I would have believed in myself more. Unlike what I thought, it turns out I wasn’t useless or hopeless. The simple ability to believe you can succeed is hugely helpful in actually succeeding.
- Anything else you’d like to convey?
I would encourage every pastor who needs to find another job to believe in yourself. People already trust you. They look up to you and follow you; they listen to you and rely on you. You have NO IDEA how hugely important that is in the business world. If you can run a board meeting, you can be useful. If you can organize volunteers, you can be useful. If you can preach or teach, you can be useful. If you can be useful, you can successful. Don’t give into the lie that nobody would want to hire you. Don’t give into the lie that you wouldn’t be good at anything else. Don’t believe it’s too late. Believe in yourself, push yourself, work you ass off! Your time in ministry has already taught you everything you need to be successful. Use the gifts and skills that you have been refining over the years to help you succeed in business. It worked very well for me.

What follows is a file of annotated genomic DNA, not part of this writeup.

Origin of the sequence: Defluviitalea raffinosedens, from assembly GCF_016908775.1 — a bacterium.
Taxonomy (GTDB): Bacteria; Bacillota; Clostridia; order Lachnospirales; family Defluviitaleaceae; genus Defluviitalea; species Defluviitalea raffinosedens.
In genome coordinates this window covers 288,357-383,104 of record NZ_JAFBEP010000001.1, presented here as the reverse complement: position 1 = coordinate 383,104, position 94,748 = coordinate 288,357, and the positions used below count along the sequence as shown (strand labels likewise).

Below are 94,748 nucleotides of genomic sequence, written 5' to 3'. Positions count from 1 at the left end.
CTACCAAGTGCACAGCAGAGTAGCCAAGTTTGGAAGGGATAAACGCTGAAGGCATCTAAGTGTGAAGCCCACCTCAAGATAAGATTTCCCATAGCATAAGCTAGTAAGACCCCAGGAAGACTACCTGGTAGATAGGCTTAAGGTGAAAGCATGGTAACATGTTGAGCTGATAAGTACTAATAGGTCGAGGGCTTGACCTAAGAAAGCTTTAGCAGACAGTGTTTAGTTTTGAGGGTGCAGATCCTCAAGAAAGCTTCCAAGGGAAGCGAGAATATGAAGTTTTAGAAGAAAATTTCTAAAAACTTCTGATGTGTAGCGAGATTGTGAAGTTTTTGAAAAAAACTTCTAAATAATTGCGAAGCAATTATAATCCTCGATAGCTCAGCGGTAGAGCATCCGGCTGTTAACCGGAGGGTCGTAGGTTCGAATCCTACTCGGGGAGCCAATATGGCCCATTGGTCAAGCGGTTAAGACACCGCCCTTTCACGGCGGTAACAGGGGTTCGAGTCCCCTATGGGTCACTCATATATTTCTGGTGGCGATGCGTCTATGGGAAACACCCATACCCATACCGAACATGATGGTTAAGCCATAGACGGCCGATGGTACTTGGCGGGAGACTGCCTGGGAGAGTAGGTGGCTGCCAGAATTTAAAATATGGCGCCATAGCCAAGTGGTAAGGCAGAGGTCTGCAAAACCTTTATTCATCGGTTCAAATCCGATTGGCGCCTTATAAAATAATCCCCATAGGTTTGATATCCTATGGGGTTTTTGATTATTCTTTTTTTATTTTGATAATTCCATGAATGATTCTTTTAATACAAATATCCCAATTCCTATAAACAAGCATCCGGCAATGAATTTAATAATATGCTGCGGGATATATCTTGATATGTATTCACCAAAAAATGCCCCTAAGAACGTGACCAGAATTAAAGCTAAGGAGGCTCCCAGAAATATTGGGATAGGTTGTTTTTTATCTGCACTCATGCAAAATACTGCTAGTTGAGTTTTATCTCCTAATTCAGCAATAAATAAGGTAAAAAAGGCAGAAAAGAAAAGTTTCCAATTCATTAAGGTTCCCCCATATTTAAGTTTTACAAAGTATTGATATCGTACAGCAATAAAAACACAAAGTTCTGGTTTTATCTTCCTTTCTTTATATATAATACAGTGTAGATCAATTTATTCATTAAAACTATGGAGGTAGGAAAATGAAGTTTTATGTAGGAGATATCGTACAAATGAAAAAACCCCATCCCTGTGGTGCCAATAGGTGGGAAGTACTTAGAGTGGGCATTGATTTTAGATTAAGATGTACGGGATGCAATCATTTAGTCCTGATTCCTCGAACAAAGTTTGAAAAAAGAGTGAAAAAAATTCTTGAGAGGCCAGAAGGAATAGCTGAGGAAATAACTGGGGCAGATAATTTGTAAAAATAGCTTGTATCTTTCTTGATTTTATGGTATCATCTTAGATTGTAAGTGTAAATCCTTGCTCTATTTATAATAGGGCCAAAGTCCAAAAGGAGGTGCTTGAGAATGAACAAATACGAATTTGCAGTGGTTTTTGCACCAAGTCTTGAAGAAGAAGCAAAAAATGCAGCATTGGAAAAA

Bio: Brendan Murphy is a former non-denominational pastor who was featured, along with his wife and two young children, in the Canadian documentary, Losing Our Religion. He is now happily working in sales. While he was recognizing his atheism and transitioning out of ministry, he wrote a very popular blog, “Pastor No Faith”, which you can check out here.
>>>>>Photo Credits: “The Scream” by Edvard Munch – WebMuseum at ibiblioPage: http://www.ibiblio.org/wm/paint/auth/munch/Image URL: http://www.ibiblio.org/wm/paint/auth/munch/munch.scream.jpg. Licensed under Public Domain via Wikimedia Commons –